LEEDS will catch the Premier League off-guard with their unique way of playing.
Manager Marcelo Bielsa has two systems. If he plays against two centre-forwards he will play three at the back in an unusual set-up of 3-3-1-3.
But normally he wants to play 4-1-4-1. Either way, he likes his centre-backs to outnumber the opposition’s strikers. The principle centres around attacking in small areas and defending in big areas.
On the turnover and transition they are very quick but their press is also amazing to watch — it is so organised and structured yet able to adapt instantly.
For Bielsa, it is not about the man on the ball but the runner off it. Leeds create overloads in the wide areas to draw out opposition defenders, giving midfield runners a chance to penetrate the spaces centrally.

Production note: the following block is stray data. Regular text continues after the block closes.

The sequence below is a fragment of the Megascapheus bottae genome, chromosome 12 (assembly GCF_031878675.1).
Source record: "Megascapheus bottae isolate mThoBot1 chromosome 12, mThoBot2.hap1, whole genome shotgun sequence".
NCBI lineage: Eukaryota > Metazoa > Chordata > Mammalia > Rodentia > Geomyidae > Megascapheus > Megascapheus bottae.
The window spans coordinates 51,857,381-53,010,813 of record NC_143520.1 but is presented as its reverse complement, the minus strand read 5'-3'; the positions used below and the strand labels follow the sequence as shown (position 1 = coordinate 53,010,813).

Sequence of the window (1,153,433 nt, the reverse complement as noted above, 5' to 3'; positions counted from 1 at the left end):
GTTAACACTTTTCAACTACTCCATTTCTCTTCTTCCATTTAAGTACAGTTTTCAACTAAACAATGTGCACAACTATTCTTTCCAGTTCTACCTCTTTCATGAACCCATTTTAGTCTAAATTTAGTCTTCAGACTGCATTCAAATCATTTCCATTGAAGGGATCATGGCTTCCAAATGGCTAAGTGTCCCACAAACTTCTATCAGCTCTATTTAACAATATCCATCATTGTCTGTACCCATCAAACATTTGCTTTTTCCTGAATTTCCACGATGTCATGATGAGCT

Bielsa will look to surprise a lot of people with tactics most teams cannot handle — ultimately by continuing to demand a lot from his players.
That is perhaps why he has not gone overboard in the transfer window. The last thing he will have wanted is a whole host of new faces who would have taken time adapting to the Bielsa way.
And that way won’t change.
Of course, there will have to be some small adaptations. They will have to accept they will not have the majority of the ball against the top sides.
I also do not think Bielsa will have a team play as open as in the Championship.
There, you can afford to fly forward with a high press and not always get caught out. But not against the big boys.
It will be interesting to see how Leeds get on against a Liverpool side who play a 4-3-3 with Roberto Firmino dropping into the hole.
Bielsa’s defence — which conceded only 35 goals last season — will be severely tested. But in general, Leeds will be more than comfortable.
Teams in the top flight will struggle to deal with the complexities of the tactics put out by Bielsa.
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